Wednesday, May 1, 2002
C.A. Clarifies Definition of ‘Injury’ in Transactional Malpractice Suit
By KENNETH OFGANG, Staff Writer/Appellate Courts
A businessman who claims that he hired a law firm to form an entity that would shield him from personal liability on some notes suffered “injury,” for purposes of the malpractice statute of limitations, when a creditor demanded that he pay the debt personally, this district’s Court of Appeal ruled yesterday.
A divided panel in Div. Seven affirmed a summary judgment in favor of the Century City firm of Jeffer, Mangels, Butler & Marmaro. The court held that Russell Seheult waited too long to sue the firm for failing to protect him from liability in connection with a real estate investment.
Justice Dennis Perluss wrote the majority opinion, which was joined by Justice Fred Woods. Justice Earl Johnson Jr. dissented, arguing that Seheult could not have been injured unless and until it was determined that he was actually liable on the notes.
Seheult’s suit stemmed from a 1995 agreement by which he was to invest in the development of a shopping mall in Redlands. He claims that he retained Jeffer Mangels to perform various legal services in connection with the project, including the formation of a limited partnership between himself and Nu-Western Development Company.
While the agreement was being worked on, he said, Sehuelt and Nu-Western entered into an arrangement by which Taubman Realty Group was to perform certain services in connection with the project. Seheult executed certain notes in favor of Taubman, but later claim that his understanding with Jeffer Mangels was that he would have no further liability once the limited partnership was actually formed.
Jeffer Mangels stopped work on the project in April 1997 due to nonpayment. Taubman abandoned the project a month later, and by August of that year was demanding that Seheult make payments on the notes.
Taubman sued Seheult in October 1997. Seheult sued Jeffer Mangels a little over a year later, claiming the firm was negligent in, among other things, failing to form the limited partnership, to obtain a final agreement with Taubman, and to disclose that it also had an attorney-client relationship with Taubman.
Taubman’s suit was settled in August 1999.
Los Angeles Superior Court Judge Stanley Weisberg granted summary judgment on multiple grounds, including that Jeffer Mangels had no attorney-client relationship with Seheult and that the one-year statute of limitations barred the action.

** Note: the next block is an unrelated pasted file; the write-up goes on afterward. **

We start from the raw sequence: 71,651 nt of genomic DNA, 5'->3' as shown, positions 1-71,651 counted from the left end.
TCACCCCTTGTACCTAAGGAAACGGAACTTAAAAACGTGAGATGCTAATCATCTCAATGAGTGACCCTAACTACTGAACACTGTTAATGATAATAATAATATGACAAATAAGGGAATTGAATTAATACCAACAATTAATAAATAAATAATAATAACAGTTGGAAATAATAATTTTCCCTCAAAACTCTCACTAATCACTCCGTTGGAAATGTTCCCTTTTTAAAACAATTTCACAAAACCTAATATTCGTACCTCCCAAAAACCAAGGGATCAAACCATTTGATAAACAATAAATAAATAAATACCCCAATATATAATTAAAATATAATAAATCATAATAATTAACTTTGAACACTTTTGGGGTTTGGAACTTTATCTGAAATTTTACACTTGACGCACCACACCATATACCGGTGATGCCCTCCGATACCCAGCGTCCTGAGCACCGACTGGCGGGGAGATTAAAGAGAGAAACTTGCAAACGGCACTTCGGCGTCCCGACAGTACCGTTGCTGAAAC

Perluss said the trial judge was correct as to the statute of limitations and did not address other issues.
To maintain a malpractice action, Perluss said, Seheult was required to sue within one year of the first injury caused by the attorneys’ negligence, subject to tolling.
The first injury, if there was one, was the creation of “an enforceable personal obligation” that would have been avoided by formation of the limited partnership, Perluss went on to say. Thus, the limitations period began to run, “at the latest, when the notes matured and Taubman made demand for payment of those debts.”
Seheult’s lawyer, Joseph R. Zamora, argued that the one-year period did not begin to run until the Taubman suit was settled, or at the earliest, when he retained counsel and began paying legal fees for that matter. But Perluss said that while success in the litigation might have mitigated damages, the injury had already been suffered.
He analogized to tax law malpractice cases, in which it has been held that the client suffers injury, resulting from bad advice, no later than the time the IRS assesses a tax penalty, even though the penalty might be overturned later.
“In the present case, the purpose of the lawyers’ retention was to form the [limited] partnership and thus to shield Seheult from personal liability on the Taubman notes,” the justice wrote. “When the notes came due and Taubman made a demand for payment, Seheult was under a real and current personal obligation to pay, and had thus suffered the unwanted consequence he hired the lawyers to avoid.”
Johnson, dissenting, said the majority was adopting an unwarranted “bright line” rule. An injury, he argued, must be “palpable and definite” in order to trigger the limitations period.
He cited Jordache Enterprises, Inc. v. Brobeck, Phleger & Harrison (1998) 18 Cal.4th 739, in which the high court held that a client had suffered injury when it began using its funds to pay lawyers for a defense. The client claimed the lawyers were negligent in failing to advise it that there was insurance coverage.
The injury that Seheult alleged to have suffered, Johnson said, was a “contingent injury” that did not become an actual one until he actually incurred costs, either to pay Taubman or to pay his lawyer for defending Taubman’s claim. Since he filed suit against Jeffer Mangels less than a year after that occurred, Johnson said, that suit was timely.
Robert P. Baker and Lawrence M. Jacobson of Baker and Jacobson represented Jeffer Mangels.
The case is Seheult v. Jeffer, Mangels, Butler & Marmaro, B146243.
Copyright 2002, Metropolitan News Company